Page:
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Farmer's Institute At Berlin, Ottawa County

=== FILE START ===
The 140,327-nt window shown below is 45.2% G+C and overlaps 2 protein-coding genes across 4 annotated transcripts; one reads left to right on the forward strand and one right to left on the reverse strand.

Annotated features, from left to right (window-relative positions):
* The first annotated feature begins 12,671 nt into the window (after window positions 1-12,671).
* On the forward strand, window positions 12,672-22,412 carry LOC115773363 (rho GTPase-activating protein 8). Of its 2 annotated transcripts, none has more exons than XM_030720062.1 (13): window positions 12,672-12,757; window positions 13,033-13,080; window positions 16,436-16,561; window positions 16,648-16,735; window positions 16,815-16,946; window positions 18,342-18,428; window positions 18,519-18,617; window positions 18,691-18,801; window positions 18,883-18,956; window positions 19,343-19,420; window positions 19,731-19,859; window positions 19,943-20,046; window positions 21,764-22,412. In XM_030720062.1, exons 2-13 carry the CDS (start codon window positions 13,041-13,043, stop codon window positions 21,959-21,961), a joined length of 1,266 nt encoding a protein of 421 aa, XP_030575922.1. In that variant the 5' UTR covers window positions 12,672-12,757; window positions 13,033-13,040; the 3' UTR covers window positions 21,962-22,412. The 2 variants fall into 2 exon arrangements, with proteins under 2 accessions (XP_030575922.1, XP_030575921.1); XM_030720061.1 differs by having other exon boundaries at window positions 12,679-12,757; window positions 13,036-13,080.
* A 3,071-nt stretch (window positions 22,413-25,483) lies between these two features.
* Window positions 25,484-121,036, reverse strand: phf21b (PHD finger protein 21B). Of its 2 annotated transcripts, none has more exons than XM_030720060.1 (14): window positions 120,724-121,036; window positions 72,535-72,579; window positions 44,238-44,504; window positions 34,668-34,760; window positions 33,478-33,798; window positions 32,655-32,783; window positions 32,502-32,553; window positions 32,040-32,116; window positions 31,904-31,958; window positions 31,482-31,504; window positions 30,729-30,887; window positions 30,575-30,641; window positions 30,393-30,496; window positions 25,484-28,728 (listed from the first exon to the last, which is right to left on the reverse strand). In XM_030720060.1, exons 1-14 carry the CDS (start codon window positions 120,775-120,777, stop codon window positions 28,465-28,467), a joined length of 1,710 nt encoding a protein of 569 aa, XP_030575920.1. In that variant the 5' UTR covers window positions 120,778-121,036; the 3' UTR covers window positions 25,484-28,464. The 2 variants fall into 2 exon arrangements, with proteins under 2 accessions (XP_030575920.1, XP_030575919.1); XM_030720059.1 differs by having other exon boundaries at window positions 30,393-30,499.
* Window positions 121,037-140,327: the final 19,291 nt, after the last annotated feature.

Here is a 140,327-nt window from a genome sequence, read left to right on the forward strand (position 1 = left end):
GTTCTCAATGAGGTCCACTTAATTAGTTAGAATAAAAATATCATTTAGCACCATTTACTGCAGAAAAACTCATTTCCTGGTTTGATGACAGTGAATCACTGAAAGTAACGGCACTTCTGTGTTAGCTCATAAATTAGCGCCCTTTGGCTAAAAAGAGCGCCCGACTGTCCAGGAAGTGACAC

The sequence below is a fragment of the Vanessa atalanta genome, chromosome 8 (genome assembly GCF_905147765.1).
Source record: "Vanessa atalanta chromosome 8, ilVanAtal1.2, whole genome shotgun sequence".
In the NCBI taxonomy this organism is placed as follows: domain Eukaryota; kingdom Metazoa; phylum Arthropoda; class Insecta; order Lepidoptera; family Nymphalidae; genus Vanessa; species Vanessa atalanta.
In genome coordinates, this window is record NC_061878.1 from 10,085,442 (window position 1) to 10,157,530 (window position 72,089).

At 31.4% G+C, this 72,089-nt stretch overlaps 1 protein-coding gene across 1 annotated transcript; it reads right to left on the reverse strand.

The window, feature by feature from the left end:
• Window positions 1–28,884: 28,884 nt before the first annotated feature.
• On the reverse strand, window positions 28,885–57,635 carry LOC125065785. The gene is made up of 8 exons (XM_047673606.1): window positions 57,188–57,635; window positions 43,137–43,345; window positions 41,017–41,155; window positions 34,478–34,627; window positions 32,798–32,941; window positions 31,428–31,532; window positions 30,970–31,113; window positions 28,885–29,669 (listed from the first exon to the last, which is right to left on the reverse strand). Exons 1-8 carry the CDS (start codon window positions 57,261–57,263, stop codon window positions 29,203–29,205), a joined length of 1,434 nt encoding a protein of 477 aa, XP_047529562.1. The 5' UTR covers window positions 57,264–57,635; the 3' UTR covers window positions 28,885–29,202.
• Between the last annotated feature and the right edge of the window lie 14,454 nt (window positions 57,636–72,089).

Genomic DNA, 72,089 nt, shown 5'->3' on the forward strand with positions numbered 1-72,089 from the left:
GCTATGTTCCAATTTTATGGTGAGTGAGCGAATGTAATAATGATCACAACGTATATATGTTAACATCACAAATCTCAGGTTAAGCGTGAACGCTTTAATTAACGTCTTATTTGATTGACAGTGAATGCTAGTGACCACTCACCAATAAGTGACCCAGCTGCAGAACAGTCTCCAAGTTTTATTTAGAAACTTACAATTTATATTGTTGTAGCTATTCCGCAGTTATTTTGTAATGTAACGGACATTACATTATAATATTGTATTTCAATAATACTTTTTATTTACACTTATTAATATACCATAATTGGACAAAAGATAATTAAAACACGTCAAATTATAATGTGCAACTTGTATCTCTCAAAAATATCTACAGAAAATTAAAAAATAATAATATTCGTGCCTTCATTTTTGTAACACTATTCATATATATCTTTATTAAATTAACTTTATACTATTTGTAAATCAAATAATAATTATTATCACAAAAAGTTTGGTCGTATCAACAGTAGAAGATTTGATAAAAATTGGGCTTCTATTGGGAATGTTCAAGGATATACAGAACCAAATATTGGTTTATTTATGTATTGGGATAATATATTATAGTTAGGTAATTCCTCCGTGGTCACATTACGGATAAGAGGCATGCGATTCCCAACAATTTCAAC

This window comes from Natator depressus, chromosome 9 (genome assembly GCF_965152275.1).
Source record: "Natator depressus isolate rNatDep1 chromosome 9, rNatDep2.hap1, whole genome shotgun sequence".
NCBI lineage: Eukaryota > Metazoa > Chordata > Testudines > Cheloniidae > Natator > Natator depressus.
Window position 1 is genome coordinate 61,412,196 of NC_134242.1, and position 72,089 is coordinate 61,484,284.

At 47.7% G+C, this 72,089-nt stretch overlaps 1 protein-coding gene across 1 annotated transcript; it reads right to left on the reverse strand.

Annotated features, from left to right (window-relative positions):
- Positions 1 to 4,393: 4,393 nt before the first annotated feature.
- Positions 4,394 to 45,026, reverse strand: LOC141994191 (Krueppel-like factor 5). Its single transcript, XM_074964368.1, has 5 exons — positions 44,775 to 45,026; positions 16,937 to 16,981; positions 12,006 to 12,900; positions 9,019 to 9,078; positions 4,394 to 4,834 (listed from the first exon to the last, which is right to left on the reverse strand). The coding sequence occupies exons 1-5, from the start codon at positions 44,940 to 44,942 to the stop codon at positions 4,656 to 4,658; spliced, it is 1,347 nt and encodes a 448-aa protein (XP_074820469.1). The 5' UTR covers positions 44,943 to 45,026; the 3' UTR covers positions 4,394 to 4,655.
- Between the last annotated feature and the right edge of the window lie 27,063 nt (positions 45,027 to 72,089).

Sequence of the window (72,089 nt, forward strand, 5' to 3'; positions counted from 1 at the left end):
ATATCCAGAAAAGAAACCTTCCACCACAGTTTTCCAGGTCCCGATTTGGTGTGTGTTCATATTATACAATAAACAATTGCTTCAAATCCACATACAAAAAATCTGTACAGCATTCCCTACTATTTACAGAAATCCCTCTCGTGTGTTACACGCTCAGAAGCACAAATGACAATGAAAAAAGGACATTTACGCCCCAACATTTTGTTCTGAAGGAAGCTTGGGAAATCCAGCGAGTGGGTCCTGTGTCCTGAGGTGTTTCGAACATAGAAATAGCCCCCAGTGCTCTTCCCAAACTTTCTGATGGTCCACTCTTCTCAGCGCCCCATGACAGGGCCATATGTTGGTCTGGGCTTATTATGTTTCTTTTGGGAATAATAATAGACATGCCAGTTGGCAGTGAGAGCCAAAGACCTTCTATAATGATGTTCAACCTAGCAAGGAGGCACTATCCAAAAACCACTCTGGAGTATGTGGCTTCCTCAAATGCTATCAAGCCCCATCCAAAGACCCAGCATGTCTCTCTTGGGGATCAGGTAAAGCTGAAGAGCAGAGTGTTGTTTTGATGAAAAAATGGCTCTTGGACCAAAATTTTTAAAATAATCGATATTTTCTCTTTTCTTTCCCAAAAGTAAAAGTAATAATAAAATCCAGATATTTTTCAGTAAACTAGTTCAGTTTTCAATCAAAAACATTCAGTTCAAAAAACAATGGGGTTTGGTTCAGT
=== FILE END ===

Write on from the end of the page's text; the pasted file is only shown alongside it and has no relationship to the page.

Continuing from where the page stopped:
Farmer's Institute At Berlin, Ottawa County image